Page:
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Rivalrous Times
Han Han vs. Guo Jingming and China’s Millennials
Text by Li Xiaoxiao and Scott Huntsman

 

  

An enigmatic figure for sure, Han Han is even more mysterious to Westerners because of the lack of a parallel cultural figure. Due to his wide variety of endeavors and hobbies, one could call him a modern Renaissance Man, but he is first and foremost a writer - his racecar driving record leaves something to be desired.

Born in 1982, Han Han first emerged as a public figure around the turn of the 21st Century while still in his teens. At that time, literary magazine Meng Ya (“Sprout”) launched a competition called “New Concept Writing” which aimed to break traditional Chinese writing structure and encourage young people to think more creatively and break out of molds. Calling the competition a success would be an understatement - many of China’s most successful writers born in the 1980s were discovered through the campaign, including Han Han, Zhang Yueran, and Guo Jingming.

Readers are drawn to Han Han’s wit, sarcasm, bold criticism of modern society, and tendency to challenge traditional Chinese culture and philosophy. Many of his most devout fans felt him describing the world exactly as they too saw it, in a way that had never before been done in Chinese - not to mention published by the establishment. Han Han’s boldness has become legendary: When he took the gaokao, China’s life-changing national college entrance examination, he wrote an excessively long essay for which he received a perfect score, but scored zero in the mathematics section. After failing science and math repeatedly in school, he eventually dropped out.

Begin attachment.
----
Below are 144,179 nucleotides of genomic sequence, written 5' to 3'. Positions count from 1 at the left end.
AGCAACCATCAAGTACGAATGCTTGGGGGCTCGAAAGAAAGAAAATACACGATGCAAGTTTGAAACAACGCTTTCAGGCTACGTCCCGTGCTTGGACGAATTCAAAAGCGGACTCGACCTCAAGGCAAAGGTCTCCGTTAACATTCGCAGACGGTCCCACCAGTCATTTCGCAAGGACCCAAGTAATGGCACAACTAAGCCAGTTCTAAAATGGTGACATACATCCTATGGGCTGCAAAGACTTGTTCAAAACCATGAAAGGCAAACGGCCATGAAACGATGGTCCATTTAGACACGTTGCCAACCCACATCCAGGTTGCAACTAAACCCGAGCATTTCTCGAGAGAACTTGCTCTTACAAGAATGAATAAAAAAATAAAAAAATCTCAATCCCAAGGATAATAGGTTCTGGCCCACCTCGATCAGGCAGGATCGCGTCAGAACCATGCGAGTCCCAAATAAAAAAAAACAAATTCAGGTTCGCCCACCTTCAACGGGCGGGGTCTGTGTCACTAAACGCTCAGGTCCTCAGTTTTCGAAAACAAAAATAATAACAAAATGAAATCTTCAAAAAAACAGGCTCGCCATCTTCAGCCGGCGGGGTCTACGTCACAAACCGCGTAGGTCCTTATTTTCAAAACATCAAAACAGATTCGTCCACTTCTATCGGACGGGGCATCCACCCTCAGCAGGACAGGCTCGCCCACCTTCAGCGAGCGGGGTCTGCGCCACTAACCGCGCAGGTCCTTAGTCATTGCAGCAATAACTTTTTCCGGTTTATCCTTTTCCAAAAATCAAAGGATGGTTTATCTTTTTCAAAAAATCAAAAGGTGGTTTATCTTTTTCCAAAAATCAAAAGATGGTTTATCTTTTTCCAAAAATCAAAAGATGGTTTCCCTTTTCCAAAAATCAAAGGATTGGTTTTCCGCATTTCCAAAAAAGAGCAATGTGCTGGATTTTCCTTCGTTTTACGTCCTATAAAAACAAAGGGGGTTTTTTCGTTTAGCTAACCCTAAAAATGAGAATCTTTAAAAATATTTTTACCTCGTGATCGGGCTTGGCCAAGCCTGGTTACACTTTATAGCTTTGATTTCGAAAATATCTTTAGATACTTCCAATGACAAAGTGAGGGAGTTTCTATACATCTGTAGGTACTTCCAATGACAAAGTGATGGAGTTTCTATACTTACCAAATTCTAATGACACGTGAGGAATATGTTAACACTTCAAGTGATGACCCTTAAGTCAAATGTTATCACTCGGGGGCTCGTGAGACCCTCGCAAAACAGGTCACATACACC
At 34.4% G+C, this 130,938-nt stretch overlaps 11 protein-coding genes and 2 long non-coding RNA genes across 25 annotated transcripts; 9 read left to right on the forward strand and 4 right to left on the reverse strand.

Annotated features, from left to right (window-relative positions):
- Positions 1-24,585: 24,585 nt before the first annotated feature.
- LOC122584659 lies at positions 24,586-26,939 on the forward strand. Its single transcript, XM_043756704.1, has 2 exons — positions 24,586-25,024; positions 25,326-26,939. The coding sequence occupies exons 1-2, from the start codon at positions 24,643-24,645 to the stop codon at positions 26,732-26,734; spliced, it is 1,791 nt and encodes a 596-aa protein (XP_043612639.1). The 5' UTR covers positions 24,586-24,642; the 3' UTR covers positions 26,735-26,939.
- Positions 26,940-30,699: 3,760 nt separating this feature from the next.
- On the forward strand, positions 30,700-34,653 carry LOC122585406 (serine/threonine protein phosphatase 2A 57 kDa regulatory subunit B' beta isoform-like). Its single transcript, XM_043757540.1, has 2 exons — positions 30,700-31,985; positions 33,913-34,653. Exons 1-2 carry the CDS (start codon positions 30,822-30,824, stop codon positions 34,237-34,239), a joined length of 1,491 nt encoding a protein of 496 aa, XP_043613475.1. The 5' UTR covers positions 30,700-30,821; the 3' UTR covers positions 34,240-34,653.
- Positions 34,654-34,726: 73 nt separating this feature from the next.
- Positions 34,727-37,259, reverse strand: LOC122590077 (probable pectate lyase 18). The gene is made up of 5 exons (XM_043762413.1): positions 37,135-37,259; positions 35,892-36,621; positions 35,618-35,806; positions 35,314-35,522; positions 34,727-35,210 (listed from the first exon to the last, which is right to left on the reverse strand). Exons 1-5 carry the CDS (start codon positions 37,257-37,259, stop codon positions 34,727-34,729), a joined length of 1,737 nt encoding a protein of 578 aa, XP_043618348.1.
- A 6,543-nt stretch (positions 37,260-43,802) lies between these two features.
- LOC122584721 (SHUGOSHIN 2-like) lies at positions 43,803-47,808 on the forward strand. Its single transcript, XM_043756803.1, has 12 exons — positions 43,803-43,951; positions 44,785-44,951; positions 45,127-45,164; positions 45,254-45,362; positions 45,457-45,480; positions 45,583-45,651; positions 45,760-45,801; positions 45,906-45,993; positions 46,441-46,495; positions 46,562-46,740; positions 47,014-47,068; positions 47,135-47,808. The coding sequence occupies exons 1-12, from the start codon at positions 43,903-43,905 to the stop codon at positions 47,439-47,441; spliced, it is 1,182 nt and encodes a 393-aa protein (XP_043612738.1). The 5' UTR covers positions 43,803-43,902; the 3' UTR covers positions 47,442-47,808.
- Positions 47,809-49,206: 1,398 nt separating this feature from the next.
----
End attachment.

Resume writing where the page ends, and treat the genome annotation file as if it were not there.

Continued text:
Not surprisingly, Han became an icon for rebellious youngsters hungry to challenge society, and received sharp criticism from various established literary figures for disrespecting authority. His writing talent continued growing his fan base, and eventually he was writing the most widely-read blog in China. He started racing cars and receiving commercial and even acting offers.

Meanwhile, the career of Han Han’s contemporary and rival, Guo Jingming, developed just as fast. Not only did Han and Guo both emerge from the New Concept Writing Competition, but they’re almost the same age, aim for the same age demographic and are both based out of Shanghai. Compared to Han’s more middle-class native Shanghai background, Guo Jingming was born in humbler circumstances in Sichuan Province. This difference likely makes a huge influence on the writers’ starkly contrasting styles - Guo unabashedly celebrates luxurious elite living while Han endeavors to depict regular people.

 

 

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